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THE CLIMATE TEST – THE FIRST STEPS TOWARDS AN AUTOMATED METHODOLOGY TO EVALUATE THE CLIMATE RESILIENCE OF NEW URBAN DEVELOPMENT PROJECTS

H. Glas, G. Deruyter, A. Debruyne
Thursday 11 October 2018 by Libadmin2018

ABSTRACT

Every year, the environment suffers from flooding, droughts, storm surges and other natural hazards, causing major damages and costs to society. Climate change will drastically increase the impact of these disasters and their consequences in the next few decades. Governments and project developers try to cope with these new conditions by implementing technocratic and landscape-led measures in their new urban development projects. However, it is often unclear if these efforts will lead to the desired effects and will be sufficient for creating a climate resilient environment in the future. Therefore, a methodology was developed for an automated climate test that allows the evaluation of every new urban development project on its resilience to the future climate challenges. Three stages of each project are analysed. First the current situation of the project site is evaluated. In a second step, the short term effects of the project on its environment are analysed. The third stage is at the end of the expected lifespan of the project. This step evaluates the long term effects. The output of this automated climate test is a report with maps, graphs and tables that lists the potential risks and opportunities of the planned project. This offers the project developer the necessary information to adapt the project plans to ensure its climate resilience.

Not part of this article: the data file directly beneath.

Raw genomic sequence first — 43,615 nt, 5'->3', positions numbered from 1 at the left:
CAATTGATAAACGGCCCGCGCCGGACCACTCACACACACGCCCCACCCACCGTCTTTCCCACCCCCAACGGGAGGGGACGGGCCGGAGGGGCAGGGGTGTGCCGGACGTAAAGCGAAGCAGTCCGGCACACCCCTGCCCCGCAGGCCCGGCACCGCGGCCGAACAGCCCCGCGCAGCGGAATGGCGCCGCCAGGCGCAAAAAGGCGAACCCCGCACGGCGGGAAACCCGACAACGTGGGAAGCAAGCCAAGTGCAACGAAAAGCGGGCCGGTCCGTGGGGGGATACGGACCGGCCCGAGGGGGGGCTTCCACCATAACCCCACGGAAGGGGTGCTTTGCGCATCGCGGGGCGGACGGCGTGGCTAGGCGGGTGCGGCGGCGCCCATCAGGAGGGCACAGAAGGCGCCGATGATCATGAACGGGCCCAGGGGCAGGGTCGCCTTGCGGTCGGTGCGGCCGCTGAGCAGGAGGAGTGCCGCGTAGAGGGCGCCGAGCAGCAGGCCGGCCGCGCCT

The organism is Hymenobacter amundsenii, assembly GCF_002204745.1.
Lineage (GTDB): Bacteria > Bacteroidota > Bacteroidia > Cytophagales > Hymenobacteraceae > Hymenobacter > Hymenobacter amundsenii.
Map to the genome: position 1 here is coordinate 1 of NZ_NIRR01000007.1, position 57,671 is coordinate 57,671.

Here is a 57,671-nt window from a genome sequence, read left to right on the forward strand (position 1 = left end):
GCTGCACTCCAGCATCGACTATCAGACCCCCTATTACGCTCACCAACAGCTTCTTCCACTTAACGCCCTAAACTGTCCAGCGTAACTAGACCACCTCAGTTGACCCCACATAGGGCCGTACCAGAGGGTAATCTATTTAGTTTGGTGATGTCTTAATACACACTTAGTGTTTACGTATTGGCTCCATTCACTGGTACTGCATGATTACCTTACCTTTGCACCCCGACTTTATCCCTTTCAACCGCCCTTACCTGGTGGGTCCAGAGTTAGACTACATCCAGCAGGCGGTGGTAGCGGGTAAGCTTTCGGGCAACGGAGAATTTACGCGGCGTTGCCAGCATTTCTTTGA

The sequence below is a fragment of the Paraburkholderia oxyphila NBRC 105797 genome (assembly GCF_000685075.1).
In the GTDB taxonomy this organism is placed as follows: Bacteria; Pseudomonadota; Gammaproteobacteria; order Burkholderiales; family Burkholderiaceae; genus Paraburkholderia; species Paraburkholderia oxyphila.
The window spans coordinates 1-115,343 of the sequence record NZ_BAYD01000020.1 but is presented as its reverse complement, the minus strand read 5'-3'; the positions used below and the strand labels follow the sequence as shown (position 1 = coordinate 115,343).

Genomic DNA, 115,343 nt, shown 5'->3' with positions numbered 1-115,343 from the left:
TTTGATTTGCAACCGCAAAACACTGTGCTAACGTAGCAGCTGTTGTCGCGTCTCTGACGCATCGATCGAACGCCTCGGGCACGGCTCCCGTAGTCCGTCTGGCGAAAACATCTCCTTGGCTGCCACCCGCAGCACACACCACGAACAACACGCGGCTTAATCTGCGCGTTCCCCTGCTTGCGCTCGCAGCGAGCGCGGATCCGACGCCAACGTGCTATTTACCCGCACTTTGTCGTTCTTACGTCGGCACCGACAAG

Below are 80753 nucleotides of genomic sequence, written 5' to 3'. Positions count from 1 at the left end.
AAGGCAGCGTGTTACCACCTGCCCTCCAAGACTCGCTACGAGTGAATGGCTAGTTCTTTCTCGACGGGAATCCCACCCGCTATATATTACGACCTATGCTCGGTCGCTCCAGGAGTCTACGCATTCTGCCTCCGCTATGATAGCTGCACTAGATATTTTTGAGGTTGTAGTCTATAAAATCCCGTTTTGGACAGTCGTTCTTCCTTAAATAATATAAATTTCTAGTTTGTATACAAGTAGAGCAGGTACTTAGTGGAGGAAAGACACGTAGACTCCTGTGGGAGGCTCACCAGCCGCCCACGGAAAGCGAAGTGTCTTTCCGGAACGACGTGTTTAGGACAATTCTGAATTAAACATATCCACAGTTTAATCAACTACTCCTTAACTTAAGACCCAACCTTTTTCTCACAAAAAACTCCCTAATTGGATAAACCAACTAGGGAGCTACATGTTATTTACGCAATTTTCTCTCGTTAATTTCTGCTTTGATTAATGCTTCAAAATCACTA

The climate test is developed as a GIS toolbar, which offers a variety of automated analyses of the available geographic data of the project site, generating a first evaluation. Furthermore, the toolbar provides the user with the possibility to add information and data, and evaluate the risk and opportunities of the project. In a first test, the climate test methodology is implemented for a road construction project in the Belgian Coastal city of Ostend, as part of the EU funded project SCAPE. Future rainfall and flooding is analysed, as well as potential heat island effects. The first outputs show promising results, providing the user with clear and useable information on the project site, but there is still more detailed data and expert input necessary to provide a full report on the climate resilience of the project in the future.

Keywords: climate change, Ostend, urban development, climate test, GIS


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